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[newspaper clipping]
             An Incident at Cold Harbor.
   Six days and nights of continuous fighting and
slaughter !  Ah, how tired I got of it, child as I
was, with all of a strong child s strength and
recklessness !  Four men carrying a pale infan-
tryman stop for an instant in my battery.  The
wounded one suffers intensely from a wound
through the foot.  My sympathy is excited for
the young fellow, and as we at the moment are
doing nothing, I ask for half an hour s leave.
Getting it, I accompany him back into the woods
to one of the Second corps  field hospitals.
Here, groaning loudly, he awaits his turn,
which soon comes.  We lift him on the
rude table.  A surgeon holds chloroform to his
nostrils, and under its influence he lies
as if in death.  The boot is removed then the
stocking, and I see a great ragged hole on the
sole of the foot where the ball came out.  Then
I hear the coatless surgeon who is making the
examination cry out:  The cowardly whelp ! 
So I edge around and look over the shoulders of
the assistant surgeon, and see that the small
wound on top of the foot, where the ball en-
tered, is blackened with powder !  I, too, mutter,
 The coward !  and am really pleased to see the
knife and saw put to work, and the craven s leg
taken off below the knee.  He is carried into the
shade of a tree, and left there to wake up when
he will.
    With a long breath he opens his eyes.  I am
with him at once, and look sharply at him.  I
will never forget the look of horror that fastened
on his face when he found his leg was off.  Utter
hopelessness and fear that look expressed.  I en-
tered into conversation with him, and he, weak-
ened and unnerved by the loss of the leg and the
chloroform, for once told the truth.  Lying on
his back, he aimed at his great toe, meaning to
shoot   it   off, but   being rudely   joggled by a
comrade   at   the   critical   instant,   his   rifle
covered the  foot  just below the ankle, and an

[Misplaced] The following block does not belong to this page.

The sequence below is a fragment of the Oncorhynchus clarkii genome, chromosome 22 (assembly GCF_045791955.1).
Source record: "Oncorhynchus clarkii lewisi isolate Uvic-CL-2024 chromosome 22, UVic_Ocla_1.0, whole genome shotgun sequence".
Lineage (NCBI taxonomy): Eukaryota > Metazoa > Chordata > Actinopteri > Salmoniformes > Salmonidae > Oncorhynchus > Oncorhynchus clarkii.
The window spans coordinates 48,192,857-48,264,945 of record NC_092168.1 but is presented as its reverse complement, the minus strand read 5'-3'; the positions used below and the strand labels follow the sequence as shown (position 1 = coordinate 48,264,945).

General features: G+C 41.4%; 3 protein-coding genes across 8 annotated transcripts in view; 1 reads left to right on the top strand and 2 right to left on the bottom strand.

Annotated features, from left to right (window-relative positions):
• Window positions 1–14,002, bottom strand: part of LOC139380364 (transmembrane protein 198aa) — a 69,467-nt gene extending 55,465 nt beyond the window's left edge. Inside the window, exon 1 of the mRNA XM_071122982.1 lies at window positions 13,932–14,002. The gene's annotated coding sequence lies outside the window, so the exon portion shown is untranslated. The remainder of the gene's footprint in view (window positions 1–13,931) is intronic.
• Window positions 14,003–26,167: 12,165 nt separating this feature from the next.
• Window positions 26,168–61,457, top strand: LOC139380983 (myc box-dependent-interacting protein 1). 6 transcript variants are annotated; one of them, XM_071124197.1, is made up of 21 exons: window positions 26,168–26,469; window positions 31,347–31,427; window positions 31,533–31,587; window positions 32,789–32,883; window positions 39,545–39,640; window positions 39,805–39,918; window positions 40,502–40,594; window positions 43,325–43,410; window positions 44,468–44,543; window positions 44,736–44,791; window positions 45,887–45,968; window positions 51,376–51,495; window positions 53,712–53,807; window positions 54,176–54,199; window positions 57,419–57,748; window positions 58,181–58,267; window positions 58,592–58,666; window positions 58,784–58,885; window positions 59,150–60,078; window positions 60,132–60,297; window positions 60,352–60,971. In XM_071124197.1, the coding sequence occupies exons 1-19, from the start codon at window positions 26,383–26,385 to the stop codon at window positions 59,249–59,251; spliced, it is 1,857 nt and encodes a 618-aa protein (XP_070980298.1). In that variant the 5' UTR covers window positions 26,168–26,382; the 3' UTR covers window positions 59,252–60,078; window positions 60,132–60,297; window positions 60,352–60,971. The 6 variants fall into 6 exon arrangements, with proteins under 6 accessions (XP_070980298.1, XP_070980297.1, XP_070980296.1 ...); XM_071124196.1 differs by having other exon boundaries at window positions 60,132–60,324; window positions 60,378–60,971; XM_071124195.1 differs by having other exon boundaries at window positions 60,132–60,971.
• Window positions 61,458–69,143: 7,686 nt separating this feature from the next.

ounce ball went crashing through the bunch of
bones and sinews.  The wound, instead of being
a   furlough,  was  a discharge from the army,
probably into eternity.  Our guns at the front
began to howl at the rebels again,  and  I  was
forced  to  leave  the   hospital.  The  utter  con-
tempt of the surgeons, their change from careful
handling to almost brutality, when the discov-
ered the wound was self-inflicted, was bracing to
me.  It stung  me  up  as  whiskey would have
done.  I liked it, and rammed home  the  ammu-
nition in gun No. 1 with a vim.
Page
Title:Thomas Butler Gunn Diaries, Volume Twenty: page twenty-four
Description:Newspaper clipping regarding the care of a wounded soldier, who had caused his own injury.
Subject:Amputation; Civil War; Firearms; Gunn, Thomas Butler; Medical care (U.S. Army); Military; Physicians and surgeons
Scan Date:2010-07-17

 

Volume
Title:Thomas Butler Gunn Diaries, Volume Twenty
Description:Includes Gunn's descriptions of his experiences as a war correspondent for ""The New York Tribune"" at Virginia, South Carolina, Georgia, and Florida, especially Hilton Head, Port Royal, St. Augustine, Key West, and the end of his experiences with the Army of the Potomac during the Peninsular Campaign when he had to leave camp due to illness.
Subject:African Americans; Boardinghouses; Bohemians; Civil War; Diseases; Gunn, Thomas Butler; Journalism; Marches (U.S. Army); Medical care (U.S. Army); Military; Military camp life; Peninsular Campaign (Va.); Travel; Women
Coverage (City/State):New York, New York; Port Royal, South Carolina; Hilton Head, South Carolina; Key West, Florida; St. Augustine, Florida; Virginia
Note:Thomas Butler Gunn was born February 15, 1826, in Banbury, England, and came to New York in 1849. During the Civil War he worked as a correspondent for the New York Tribune and the New York Evening Post. He returned to England in 1863, and died in Birmingham in April 1903. The collection includes twenty-one volumes of his diaries, including newspaper clippings, letters, photographs, sketches, and various other items inserted by Gunn. Diary entries date from July 7, 1849, to April 7, 1863, and include his experiences with the New York publishing and literary world, his descriptions of boarding houses, his travels throughout the United States, and his experiences traveling with the Federal army as a Civil War correspondent.
Publisher:Missouri History Museum
Rights:Copyright 2010 Missouri History Museum.
Source:Page images, transcriptions, and metadata of the Thomas Butler Gunn diaries have been provided by the Missouri History Museum.